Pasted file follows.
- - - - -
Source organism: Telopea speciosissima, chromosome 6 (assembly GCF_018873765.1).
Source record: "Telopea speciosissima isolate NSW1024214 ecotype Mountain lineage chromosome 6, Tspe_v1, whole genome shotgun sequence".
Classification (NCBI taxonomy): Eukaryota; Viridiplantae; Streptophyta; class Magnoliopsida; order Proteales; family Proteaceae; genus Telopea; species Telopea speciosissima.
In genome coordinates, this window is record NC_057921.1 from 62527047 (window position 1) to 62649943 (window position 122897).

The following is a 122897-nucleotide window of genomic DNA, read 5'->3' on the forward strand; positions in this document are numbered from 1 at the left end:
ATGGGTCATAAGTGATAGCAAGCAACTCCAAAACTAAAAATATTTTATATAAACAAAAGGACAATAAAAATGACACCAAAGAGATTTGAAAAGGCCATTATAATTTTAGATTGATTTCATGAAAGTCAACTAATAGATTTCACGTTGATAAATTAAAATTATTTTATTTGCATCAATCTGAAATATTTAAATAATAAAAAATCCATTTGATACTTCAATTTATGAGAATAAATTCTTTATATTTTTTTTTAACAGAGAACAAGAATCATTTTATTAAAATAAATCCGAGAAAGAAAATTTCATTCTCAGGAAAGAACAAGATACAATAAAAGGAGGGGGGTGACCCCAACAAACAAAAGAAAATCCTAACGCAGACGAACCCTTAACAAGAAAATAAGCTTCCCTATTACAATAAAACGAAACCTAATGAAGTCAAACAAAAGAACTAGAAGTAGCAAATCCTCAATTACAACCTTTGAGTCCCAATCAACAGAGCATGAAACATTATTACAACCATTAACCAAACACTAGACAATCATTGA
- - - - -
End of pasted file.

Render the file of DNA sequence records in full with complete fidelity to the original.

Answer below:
Source organism: Telopea speciosissima, chromosome 6 (assembly GCF_018873765.1).
Source record: "Telopea speciosissima isolate NSW1024214 ecotype Mountain lineage chromosome 6, Tspe_v1, whole genome shotgun sequence".
Classification (NCBI taxonomy): Eukaryota; Viridiplantae; Streptophyta; class Magnoliopsida; order Proteales; family Proteaceae; genus Telopea; species Telopea speciosissima.
In genome coordinates, this window is record NC_057921.1 from 62527047 (window position 1) to 62649943 (window position 122897).

The following is a 122897-nucleotide window of genomic DNA, read 5'->3' on the forward strand; positions in this document are numbered from 1 at the left end:
ATGGGTCATAAGTGATAGCAAGCAACTCCAAAACTAAAAATATTTTATATAAACAAAAGGACAATAAAAATGACACCAAAGAGATTTGAAAAGGCCATTATAATTTTAGATTGATTTCATGAAAGTCAACTAATAGATTTCACGTTGATAAATTAAAATTATTTTATTTGCATCAATCTGAAATATTTAAATAATAAAAAATCCATTTGATACTTCAATTTATGAGAATAAATTCTTTATATTTTTTTTTAACAGAGAACAAGAATCATTTTATTAAAATAAATCCGAGAAAGAAAATTTCATTCTCAGGAAAGAACAAGATACAATAAAAGGAGGGGGGTGACCCCAACAAACAAAAGAAAATCCTAACGCAGACGAACCCTTAACAAGAAAATAAGCTTCCCTATTACAATAAAACGAAACCTAATGAAGTCAAACAAAAGAACTAGAAGTAGCAAATCCTCAATTACAACCTTTGAGTCCCAATCAACAGAGCATGAAACATTATTACAACCATTAACCAAACACTAGACAATCATTGA